Thankfully, though, the one area of Thor 4 that can’t be faulted on any level is the cast. Hemsworth is back and buffer than ever, but he’s still adding new layers of complexity to the all-powerful title hero, who this time finds himself stuck in a mid-life crisis at the age of 1500 years old, until the return of his former flame lights a fire under him.
Charming and charismatic to a fault, the leading man hits all the right emotional beats, even when he’s wrapped up in a bizarre sojourns and a surprisingly effective comedic subplot within a subplot driven entirely be visual gags that finds Stormbreaker getting jealous over his feelings for the renewed and reinvigorated Mjolnir.
Portman, meanwhile, brings the pathos you’d expect from an Oscar-winner to Jane’s dramatic undercurrent, while also getting the chance to flex her literal action hero muscles through a series of walloping hammer-assisted smackdowns. Tessa Thompson’s Valkyrie continues to present an increasingly insurmountable case for a solo spinoff with another dry-witted turn, Waititi’s endearing Korg deals almost exclusively in one-liners but still threatens to steal the movie, while Russell Crowe perfectly understands the assignment by bringing sleazy vibes to his wildly over-the-top caricature of Zeus, who feels like a House of Gucci castoff in the best possible way.
If anyone suffers, then, it’s Bale. That’s not to say he doesn’t make the most of what he’s given, with Gorr demanding your attention whenever he’s taking center stage, but Love and Thunder could have used more of him. On paper, he plays as a standard MCU villain (complete with “we’re not so different, you and I” stylings), but the method man’s commitment is on full display through oxymoronically memorable work that’s broad without being showy, but still eerie and sinister enough to get under the skin.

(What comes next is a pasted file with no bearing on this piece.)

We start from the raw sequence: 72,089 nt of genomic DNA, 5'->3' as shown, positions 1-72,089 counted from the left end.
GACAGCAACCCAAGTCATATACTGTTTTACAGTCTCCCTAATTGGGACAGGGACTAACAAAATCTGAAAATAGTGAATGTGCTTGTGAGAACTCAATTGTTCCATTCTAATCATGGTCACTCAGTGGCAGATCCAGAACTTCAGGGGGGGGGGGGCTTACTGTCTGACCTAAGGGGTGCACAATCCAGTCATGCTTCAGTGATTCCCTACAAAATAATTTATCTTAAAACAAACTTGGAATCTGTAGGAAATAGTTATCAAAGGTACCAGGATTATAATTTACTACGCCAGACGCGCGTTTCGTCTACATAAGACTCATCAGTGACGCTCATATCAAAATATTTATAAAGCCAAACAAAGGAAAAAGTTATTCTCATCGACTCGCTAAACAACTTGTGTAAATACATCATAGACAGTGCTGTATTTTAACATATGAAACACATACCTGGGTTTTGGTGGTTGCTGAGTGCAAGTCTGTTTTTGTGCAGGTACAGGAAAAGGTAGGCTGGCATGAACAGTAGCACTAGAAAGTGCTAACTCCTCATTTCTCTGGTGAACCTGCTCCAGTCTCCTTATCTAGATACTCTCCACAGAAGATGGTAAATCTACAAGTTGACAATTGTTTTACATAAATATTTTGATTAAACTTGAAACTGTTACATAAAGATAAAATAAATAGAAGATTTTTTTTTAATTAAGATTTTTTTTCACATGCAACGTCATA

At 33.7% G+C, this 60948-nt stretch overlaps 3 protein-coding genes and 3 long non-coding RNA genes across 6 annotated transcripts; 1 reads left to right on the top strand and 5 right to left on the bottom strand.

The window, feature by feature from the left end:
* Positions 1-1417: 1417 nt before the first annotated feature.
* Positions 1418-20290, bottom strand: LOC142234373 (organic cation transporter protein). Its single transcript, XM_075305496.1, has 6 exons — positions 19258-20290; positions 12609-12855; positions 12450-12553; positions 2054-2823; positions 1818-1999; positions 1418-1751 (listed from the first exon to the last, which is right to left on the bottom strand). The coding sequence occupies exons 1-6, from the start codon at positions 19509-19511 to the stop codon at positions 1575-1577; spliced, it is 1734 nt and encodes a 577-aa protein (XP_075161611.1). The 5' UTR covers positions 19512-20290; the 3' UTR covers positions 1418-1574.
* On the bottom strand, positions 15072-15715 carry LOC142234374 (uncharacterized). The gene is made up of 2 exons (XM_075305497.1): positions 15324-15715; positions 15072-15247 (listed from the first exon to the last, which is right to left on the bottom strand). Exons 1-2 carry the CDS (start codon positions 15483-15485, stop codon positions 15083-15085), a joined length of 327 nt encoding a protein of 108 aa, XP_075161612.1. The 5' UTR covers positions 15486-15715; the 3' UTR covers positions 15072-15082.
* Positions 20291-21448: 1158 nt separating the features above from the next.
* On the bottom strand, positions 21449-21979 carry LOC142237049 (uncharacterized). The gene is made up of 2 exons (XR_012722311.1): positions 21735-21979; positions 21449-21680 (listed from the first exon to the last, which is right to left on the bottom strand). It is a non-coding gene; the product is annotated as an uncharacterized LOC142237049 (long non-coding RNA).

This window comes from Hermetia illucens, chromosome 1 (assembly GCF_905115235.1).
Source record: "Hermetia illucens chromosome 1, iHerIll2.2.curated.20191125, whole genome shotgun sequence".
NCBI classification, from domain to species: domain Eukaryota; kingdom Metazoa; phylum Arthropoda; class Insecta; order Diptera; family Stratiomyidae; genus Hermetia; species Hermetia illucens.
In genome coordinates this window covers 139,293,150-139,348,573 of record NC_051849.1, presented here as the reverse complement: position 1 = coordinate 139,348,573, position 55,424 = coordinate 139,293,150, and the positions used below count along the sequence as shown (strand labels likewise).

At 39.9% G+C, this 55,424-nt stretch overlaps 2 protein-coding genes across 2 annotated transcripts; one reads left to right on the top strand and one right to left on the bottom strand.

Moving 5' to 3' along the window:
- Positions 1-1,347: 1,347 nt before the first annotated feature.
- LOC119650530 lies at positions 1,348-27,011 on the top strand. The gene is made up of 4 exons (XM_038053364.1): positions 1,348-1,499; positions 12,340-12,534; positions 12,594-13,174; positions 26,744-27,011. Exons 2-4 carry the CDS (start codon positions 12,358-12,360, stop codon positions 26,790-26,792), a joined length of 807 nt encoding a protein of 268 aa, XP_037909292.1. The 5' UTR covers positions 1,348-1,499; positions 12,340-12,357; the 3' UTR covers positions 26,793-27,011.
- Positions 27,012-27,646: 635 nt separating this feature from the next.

Waititi has created a weird, wild, and wonderful slice of comic book escapism, with the constantly-changing backdrops and visual palettes evoking splash pages and panels ripped right from the Marvel’s printed back catalog, with the standout a monochrome showdown deep in the Shadow Realm. On the other side of the coin, there’s a borderline self-indulgence that almost creeps in on more than one occasion, neatly providing both sides of the argument for (and perhaps against) allowing the New Zealander to have his creative cake and eat it, too.
Thor: Love and Thunder deals in big themes including love, loss, grief, guilt, self-hatred, and pain, but there’s always a zinger lurking right around the corner. More tonal consistency would have arguably yielded a more cohesive and ultimately superior end product, but Waititi is pretty much the filmmaking equivalent of a kid set loose in a candy store, which makes his latest feature the ultimate superhero sugar rush.
It’s exhilarating while it lasts, creating an unwavering feeling of giddy excitement and palpable enthusiasm in doing so, but by the time the credits roll on a pair of post-credits scenes that hint towards where Thor is heading next, you might be left wishing you’d consumed something more substantial, instead of gorging on instant gratification simply because it’s right there in front of you.